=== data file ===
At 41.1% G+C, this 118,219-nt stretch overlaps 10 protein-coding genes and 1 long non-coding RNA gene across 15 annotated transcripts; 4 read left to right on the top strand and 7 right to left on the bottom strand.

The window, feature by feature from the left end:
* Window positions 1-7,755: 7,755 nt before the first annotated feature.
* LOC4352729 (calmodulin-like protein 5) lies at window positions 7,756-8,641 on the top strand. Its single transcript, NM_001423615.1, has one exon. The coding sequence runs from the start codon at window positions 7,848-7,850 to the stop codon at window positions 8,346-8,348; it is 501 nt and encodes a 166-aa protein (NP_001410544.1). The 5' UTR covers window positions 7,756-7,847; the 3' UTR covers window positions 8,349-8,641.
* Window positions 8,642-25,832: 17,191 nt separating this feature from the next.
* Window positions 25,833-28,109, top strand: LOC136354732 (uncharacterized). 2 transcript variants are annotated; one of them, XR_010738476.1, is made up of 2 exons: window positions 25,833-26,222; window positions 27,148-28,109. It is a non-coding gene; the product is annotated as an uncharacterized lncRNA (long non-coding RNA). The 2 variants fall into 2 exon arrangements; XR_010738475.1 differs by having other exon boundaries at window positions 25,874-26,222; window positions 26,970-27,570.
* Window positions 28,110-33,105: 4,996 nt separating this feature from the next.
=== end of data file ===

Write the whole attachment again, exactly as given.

At 41.1% G+C, this 118,219-nt stretch overlaps 10 protein-coding genes and 1 long non-coding RNA gene across 15 annotated transcripts; 4 read left to right on the top strand and 7 right to left on the bottom strand.

The window, feature by feature from the left end:
* Window positions 1-7,755: 7,755 nt before the first annotated feature.
* LOC4352729 (calmodulin-like protein 5) lies at window positions 7,756-8,641 on the top strand. Its single transcript, NM_001423615.1, has one exon. The coding sequence runs from the start codon at window positions 7,848-7,850 to the stop codon at window positions 8,346-8,348; it is 501 nt and encodes a 166-aa protein (NP_001410544.1). The 5' UTR covers window positions 7,756-7,847; the 3' UTR covers window positions 8,349-8,641.
* Window positions 8,642-25,832: 17,191 nt separating this feature from the next.
* Window positions 25,833-28,109, top strand: LOC136354732 (uncharacterized). 2 transcript variants are annotated; one of them, XR_010738476.1, is made up of 2 exons: window positions 25,833-26,222; window positions 27,148-28,109. It is a non-coding gene; the product is annotated as an uncharacterized lncRNA (long non-coding RNA). The 2 variants fall into 2 exon arrangements; XR_010738475.1 differs by having other exon boundaries at window positions 25,874-26,222; window positions 26,970-27,570.
* Window positions 28,110-33,105: 4,996 nt separating this feature from the next.